[LOVELACE, Augusta Ada King, Countess of (1815-1852, translator)] – MENABREA, Luigi Federico (1809-1896). 'Sketch of the Analytical Engine invented by Charles Babbage... with notes by the translator'. Offprint from: Scientific Memoirs. Vol. 3 (1843). London: Richard and John E. Taylor, 1843.
First separate edition, a presentation copy inscribed by Ada Lovelace to Richard Ford, of the most important paper in the history of digital computing before modern times. ‘Lovelace’s paper is an extraordinary accomplishment, probably understood and recognized by very few in its time, yet still perfectly understandable nearly two centuries later. It covers algebra, mathematics, logic and even philosophy; a presentation of the unchanging principles of the general-purpose computer; a comprehensive and detailed account of the so-called “first computer program”; and an overview of the practical engineering of data, cards, memory and programming’ (Hollings et al., p.86). We are aware of just one other presentation copy inscribed by Ada herself, given to John Gardner Wilkinson (1795-1875) and held by the National Trust at the Gardner Wilkinson Library, Calke Abbey.
After the appearance in French of Menabrea's paper on Charles Babbage’s Analytical Engine, Ada Lovelace, daughter of Lord Byron, began to prepare an English translation. At Babbage’s suggestion, she added seven lengthy explanatory notes, which ran to about twice the length of the original. This translation represents the most extensive contemporary account in English of the intended design and operation of the first programmable digital computer. Babbage considered it a complete summary of the mathematical aspects of the machine, proving ‘that the whole of the development and operations of Analysis are now capable of being executed by machinery.’ As part of his contribution to the project, Babbage supplied Ada with algorithms for the solution of various problems. Ada illustrated these algorithms in her notes in the form of charts detailing the sequence of events as the hypothetical machine would progress through a set of instructions input from punched cards. These procedures, and the procedures published in the original edition of Menabrea's paper, may be regarded as the first published examples of computer ‘programs.’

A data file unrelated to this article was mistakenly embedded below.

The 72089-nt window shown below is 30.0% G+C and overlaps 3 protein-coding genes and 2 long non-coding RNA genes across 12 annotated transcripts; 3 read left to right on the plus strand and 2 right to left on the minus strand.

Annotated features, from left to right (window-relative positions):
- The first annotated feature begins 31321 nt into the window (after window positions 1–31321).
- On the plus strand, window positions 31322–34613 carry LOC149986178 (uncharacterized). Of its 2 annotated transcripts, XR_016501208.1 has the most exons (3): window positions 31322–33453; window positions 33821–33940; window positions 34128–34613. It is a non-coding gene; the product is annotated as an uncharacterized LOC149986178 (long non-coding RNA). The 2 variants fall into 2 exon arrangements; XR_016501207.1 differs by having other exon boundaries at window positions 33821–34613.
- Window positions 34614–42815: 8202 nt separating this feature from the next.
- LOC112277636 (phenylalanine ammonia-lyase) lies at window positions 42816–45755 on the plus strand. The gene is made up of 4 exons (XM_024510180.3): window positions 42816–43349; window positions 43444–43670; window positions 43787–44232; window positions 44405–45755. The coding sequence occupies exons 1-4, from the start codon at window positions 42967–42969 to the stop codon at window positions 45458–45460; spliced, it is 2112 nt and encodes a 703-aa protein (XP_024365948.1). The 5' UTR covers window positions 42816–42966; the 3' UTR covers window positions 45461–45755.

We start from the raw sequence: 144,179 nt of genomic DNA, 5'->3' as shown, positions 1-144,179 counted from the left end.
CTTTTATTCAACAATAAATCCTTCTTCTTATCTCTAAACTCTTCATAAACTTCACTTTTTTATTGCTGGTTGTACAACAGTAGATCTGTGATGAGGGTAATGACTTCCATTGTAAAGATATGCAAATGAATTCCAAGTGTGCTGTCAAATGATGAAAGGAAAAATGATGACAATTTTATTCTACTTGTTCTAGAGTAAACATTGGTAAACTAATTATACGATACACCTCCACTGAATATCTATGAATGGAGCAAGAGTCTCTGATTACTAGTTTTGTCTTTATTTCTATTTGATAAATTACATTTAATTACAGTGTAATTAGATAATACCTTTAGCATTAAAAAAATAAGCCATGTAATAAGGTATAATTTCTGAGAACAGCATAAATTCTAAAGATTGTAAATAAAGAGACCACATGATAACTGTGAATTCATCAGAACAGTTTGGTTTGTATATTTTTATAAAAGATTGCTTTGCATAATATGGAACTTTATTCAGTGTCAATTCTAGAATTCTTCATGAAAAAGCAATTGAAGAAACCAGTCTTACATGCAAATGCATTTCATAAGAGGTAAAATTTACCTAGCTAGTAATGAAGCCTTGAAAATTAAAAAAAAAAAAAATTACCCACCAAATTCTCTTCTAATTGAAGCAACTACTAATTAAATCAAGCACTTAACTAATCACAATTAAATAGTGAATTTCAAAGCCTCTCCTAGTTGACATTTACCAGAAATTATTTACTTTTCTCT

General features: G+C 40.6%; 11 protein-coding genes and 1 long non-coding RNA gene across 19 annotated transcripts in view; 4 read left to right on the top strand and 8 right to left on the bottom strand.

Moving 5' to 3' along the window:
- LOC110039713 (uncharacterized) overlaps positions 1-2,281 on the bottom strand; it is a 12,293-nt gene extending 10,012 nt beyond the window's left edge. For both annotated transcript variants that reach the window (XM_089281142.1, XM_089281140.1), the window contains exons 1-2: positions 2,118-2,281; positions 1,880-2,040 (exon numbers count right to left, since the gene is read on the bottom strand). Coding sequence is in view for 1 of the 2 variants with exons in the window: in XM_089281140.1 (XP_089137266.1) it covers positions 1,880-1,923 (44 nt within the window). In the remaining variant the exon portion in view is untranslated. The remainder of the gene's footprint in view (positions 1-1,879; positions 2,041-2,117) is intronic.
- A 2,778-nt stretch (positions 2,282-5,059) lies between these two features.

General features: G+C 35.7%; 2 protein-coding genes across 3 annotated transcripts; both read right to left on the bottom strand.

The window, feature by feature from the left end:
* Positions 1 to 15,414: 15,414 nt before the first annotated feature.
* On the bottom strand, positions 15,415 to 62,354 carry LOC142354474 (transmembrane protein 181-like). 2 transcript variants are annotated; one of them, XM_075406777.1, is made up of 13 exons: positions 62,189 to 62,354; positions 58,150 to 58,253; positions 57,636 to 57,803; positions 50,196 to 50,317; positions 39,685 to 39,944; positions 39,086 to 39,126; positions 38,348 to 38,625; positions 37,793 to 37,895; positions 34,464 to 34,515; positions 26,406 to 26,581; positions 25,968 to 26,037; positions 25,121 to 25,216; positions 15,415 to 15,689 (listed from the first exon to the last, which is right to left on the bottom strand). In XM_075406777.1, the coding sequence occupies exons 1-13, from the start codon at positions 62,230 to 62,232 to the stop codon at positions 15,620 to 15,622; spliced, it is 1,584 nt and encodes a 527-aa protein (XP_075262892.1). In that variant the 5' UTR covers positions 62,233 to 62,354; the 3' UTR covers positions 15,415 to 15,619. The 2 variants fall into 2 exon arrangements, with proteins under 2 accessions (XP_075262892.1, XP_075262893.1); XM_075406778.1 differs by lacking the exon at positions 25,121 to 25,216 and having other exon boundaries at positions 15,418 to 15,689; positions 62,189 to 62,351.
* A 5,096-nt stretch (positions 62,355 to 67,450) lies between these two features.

Richard Ford (1796-1858) was a celebrated travel writer and art connoisseur, whose great work A Handbook for Travellers in Spain (1845) was described by William Stirling-Maxwell as being ‘among the best books of travel, humour, and history, social, literary, political, and artistic, in the English language' (The Times, 1858). He became acquainted with Ada through her husband Lord Lovelace and, although almost thirty years her senior, enjoyed with her a close friendship and a ‘mischievous’ correspondence. ‘He addressed her as “My Senora & Duena mia”, an outrageous familiarity in polite society but one which Ada, preferring the unpolite, probably encouraged’ (Woolley, p.339). The most intriguing episode in their relationship occurred over the winter of 1850-51, when Ada led Ford and four other gentlemen in a gambling ring based on her invented system for beating the bookmakers at the horse races. Ada’s elaborate strategies and mathematical formulae, which Ford referred to admiringly as ‘wonderful combinations’, were evidently rather convincing. While hesitant to commit large funds to Ada’s scheme, his ‘willingness to be drawn into Ada’s net of speculators reminds us of just how dangerously alluring Byron’s daughter could be’ (Seymour, p.365). Ford was quite right to be cautious; by May 1851, another member of the ring had lost £1800 while Ada’s personal losses totalled an enormous £3200.
The present work is bound with 11 works by Lord Lovelace, each being a presentation copy from him to Richard Ford. A full description is available upon request. Miranda Seymour. In Byron’s Wake. London: Simon and Schuster, 2018; Benjamin Woolley. The Bride of Science. London: Macmillan, 1999; Christopher Hollings, Ursula Martin and Adrian Rice. Ada Lovelace: The Making of a Computer Scientist. Oxford: The Bodleian Library, 2018; Origins of Cyberspace 61.
Octavo (210 x 131mm). Folding table, textual charts (very faint browning, two letters of the inscription trimmed by the binder). Contemporary full polished calf by J. Leighton, Brewer Street, red and green morocco spine labels lettered in gilt ‘REVIEWS’ and ‘LORD & LADY LOVELACE’, spine gilt (joints lightly rubbed, foot of upper joint just starting, tiny chip to spine label). Provenance: Richard Ford (1796-1858; bookplate, presentation inscription from Ada Lovelace on the title: 'Richard Ford Esqre with the Translator's Complimen[ts]', and Ford's ownership inscription dated June 7, 1844) – by descent to the present owners.